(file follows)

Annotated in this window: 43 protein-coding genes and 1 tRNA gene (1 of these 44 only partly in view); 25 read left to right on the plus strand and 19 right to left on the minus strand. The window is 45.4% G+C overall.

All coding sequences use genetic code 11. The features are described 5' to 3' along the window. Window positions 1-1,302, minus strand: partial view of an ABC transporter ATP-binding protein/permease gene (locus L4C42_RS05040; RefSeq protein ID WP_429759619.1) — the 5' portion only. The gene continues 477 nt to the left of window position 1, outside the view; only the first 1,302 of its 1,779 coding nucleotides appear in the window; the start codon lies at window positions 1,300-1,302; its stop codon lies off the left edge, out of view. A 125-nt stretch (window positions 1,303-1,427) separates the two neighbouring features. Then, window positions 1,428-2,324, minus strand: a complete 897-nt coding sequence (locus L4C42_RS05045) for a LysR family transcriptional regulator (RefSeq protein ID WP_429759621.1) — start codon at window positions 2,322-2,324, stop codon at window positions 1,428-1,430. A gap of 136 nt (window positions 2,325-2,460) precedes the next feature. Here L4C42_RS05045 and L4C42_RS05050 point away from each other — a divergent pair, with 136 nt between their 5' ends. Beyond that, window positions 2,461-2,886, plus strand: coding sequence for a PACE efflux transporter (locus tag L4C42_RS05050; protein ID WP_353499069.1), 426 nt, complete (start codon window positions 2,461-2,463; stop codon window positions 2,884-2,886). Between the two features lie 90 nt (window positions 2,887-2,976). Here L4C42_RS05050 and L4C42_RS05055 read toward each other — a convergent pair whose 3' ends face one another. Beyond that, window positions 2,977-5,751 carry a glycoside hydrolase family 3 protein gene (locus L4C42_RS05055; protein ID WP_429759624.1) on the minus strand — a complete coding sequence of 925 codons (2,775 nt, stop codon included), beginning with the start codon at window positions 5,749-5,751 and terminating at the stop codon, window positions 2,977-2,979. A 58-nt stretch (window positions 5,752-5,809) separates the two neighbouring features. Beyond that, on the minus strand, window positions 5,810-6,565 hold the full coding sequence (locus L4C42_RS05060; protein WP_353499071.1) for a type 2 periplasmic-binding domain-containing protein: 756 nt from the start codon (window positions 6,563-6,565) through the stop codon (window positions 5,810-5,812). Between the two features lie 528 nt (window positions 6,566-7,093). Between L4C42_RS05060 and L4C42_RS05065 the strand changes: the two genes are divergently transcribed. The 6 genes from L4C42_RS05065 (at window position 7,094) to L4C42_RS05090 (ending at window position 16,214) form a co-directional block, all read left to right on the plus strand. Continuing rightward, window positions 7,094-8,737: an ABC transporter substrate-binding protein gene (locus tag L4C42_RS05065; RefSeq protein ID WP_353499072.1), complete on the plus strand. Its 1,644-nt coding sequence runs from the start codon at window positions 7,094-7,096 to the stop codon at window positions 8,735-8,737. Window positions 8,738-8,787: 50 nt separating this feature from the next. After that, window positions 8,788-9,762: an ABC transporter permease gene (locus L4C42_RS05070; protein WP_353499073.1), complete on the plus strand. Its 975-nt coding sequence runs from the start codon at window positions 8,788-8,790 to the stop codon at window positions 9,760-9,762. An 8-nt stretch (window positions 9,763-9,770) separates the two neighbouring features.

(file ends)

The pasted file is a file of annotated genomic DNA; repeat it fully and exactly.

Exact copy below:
Annotated in this window: 43 protein-coding genes and 1 tRNA gene (1 of these 44 only partly in view); 25 read left to right on the plus strand and 19 right to left on the minus strand. The window is 45.4% G+C overall.

All coding sequences use genetic code 11. The features are described 5' to 3' along the window. Window positions 1-1,302, minus strand: partial view of an ABC transporter ATP-binding protein/permease gene (locus L4C42_RS05040; RefSeq protein ID WP_429759619.1) — the 5' portion only. The gene continues 477 nt to the left of window position 1, outside the view; only the first 1,302 of its 1,779 coding nucleotides appear in the window; the start codon lies at window positions 1,300-1,302; its stop codon lies off the left edge, out of view. A 125-nt stretch (window positions 1,303-1,427) separates the two neighbouring features. Then, window positions 1,428-2,324, minus strand: a complete 897-nt coding sequence (locus L4C42_RS05045) for a LysR family transcriptional regulator (RefSeq protein ID WP_429759621.1) — start codon at window positions 2,322-2,324, stop codon at window positions 1,428-1,430. A gap of 136 nt (window positions 2,325-2,460) precedes the next feature. Here L4C42_RS05045 and L4C42_RS05050 point away from each other — a divergent pair, with 136 nt between their 5' ends. Beyond that, window positions 2,461-2,886, plus strand: coding sequence for a PACE efflux transporter (locus tag L4C42_RS05050; protein ID WP_353499069.1), 426 nt, complete (start codon window positions 2,461-2,463; stop codon window positions 2,884-2,886). Between the two features lie 90 nt (window positions 2,887-2,976). Here L4C42_RS05050 and L4C42_RS05055 read toward each other — a convergent pair whose 3' ends face one another. Beyond that, window positions 2,977-5,751 carry a glycoside hydrolase family 3 protein gene (locus L4C42_RS05055; protein ID WP_429759624.1) on the minus strand — a complete coding sequence of 925 codons (2,775 nt, stop codon included), beginning with the start codon at window positions 5,749-5,751 and terminating at the stop codon, window positions 2,977-2,979. A 58-nt stretch (window positions 5,752-5,809) separates the two neighbouring features. Beyond that, on the minus strand, window positions 5,810-6,565 hold the full coding sequence (locus L4C42_RS05060; protein WP_353499071.1) for a type 2 periplasmic-binding domain-containing protein: 756 nt from the start codon (window positions 6,563-6,565) through the stop codon (window positions 5,810-5,812). Between the two features lie 528 nt (window positions 6,566-7,093). Between L4C42_RS05060 and L4C42_RS05065 the strand changes: the two genes are divergently transcribed. The 6 genes from L4C42_RS05065 (at window position 7,094) to L4C42_RS05090 (ending at window position 16,214) form a co-directional block, all read left to right on the plus strand. Continuing rightward, window positions 7,094-8,737: an ABC transporter substrate-binding protein gene (locus tag L4C42_RS05065; RefSeq protein ID WP_353499072.1), complete on the plus strand. Its 1,644-nt coding sequence runs from the start codon at window positions 7,094-7,096 to the stop codon at window positions 8,735-8,737. Window positions 8,738-8,787: 50 nt separating this feature from the next. After that, window positions 8,788-9,762: an ABC transporter permease gene (locus L4C42_RS05070; protein WP_353499073.1), complete on the plus strand. Its 975-nt coding sequence runs from the start codon at window positions 8,788-8,790 to the stop codon at window positions 9,760-9,762. An 8-nt stretch (window positions 9,763-9,770) separates the two neighbouring features.